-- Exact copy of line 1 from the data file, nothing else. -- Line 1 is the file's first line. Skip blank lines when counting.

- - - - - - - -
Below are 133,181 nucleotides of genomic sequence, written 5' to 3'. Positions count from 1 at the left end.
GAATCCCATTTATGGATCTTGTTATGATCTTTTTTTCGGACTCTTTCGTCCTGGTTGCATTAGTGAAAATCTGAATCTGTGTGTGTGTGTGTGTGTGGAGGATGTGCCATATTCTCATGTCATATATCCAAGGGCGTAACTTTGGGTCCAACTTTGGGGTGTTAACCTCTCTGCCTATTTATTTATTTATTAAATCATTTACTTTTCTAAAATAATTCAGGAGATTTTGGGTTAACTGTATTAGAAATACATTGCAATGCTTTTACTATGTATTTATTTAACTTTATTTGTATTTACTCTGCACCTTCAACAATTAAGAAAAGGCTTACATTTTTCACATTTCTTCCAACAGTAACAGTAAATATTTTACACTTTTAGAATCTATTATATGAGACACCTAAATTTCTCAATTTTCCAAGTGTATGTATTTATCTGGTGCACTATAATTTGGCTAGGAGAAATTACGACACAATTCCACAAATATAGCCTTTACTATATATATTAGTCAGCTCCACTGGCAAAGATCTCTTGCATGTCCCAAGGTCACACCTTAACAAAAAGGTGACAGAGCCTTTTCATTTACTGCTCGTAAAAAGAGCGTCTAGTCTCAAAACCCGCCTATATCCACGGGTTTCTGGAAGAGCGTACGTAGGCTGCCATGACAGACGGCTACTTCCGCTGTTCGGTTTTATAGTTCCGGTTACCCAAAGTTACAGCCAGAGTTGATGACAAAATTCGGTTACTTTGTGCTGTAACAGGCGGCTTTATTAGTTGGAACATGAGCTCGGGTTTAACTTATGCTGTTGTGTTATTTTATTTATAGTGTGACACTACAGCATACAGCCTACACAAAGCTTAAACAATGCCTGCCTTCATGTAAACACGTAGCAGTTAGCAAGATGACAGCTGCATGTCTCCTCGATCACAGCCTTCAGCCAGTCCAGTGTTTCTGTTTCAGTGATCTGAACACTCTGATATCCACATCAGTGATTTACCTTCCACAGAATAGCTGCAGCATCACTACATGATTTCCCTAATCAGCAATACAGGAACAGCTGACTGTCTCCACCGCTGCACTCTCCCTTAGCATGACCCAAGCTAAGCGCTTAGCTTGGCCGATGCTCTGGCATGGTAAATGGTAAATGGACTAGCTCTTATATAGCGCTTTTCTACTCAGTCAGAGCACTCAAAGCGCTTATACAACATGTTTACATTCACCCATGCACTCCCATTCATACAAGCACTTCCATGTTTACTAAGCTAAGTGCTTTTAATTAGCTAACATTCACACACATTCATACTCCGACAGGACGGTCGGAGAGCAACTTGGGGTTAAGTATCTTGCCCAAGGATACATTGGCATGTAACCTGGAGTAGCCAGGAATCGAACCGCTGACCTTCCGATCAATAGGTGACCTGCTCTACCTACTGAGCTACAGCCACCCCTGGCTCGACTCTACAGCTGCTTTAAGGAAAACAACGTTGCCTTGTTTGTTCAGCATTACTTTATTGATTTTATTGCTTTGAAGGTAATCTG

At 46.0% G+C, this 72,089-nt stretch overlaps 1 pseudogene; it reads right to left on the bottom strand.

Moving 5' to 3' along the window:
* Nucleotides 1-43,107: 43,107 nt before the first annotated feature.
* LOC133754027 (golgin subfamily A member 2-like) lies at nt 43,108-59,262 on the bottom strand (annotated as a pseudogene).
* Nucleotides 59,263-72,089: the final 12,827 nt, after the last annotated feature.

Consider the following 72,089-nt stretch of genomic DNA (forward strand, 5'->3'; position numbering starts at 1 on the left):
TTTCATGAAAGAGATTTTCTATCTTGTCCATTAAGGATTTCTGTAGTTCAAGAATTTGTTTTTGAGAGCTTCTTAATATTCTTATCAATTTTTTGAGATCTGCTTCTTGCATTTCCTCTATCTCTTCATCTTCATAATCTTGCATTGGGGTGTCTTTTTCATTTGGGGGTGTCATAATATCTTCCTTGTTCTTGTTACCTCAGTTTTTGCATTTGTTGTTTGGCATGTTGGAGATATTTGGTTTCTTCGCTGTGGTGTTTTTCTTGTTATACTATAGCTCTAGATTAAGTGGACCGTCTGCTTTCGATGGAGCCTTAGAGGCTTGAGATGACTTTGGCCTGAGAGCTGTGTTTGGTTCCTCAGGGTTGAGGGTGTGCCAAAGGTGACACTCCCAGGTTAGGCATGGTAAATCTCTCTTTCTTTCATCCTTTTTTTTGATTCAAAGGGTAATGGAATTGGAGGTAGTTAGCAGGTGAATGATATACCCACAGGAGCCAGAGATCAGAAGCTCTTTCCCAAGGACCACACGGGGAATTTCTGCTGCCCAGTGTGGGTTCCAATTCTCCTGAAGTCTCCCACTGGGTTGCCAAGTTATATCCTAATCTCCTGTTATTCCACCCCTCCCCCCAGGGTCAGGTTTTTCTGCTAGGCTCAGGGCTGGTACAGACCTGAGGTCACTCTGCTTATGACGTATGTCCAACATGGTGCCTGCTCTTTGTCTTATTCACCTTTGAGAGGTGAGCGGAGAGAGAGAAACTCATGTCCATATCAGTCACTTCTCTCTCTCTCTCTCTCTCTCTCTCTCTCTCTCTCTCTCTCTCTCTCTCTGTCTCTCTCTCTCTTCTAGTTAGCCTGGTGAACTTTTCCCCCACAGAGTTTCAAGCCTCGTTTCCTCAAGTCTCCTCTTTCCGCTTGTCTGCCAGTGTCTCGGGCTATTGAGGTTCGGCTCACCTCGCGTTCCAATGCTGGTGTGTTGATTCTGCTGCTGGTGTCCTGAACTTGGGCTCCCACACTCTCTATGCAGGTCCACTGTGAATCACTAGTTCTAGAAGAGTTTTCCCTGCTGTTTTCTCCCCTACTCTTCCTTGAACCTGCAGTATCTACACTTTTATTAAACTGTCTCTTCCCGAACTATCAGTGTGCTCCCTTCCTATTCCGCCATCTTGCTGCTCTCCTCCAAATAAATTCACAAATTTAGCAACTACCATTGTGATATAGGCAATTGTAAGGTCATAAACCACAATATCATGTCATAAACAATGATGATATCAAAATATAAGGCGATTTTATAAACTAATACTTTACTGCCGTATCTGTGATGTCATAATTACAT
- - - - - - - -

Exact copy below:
Below are 133,181 nucleotides of genomic sequence, written 5' to 3'. Positions count from 1 at the left end.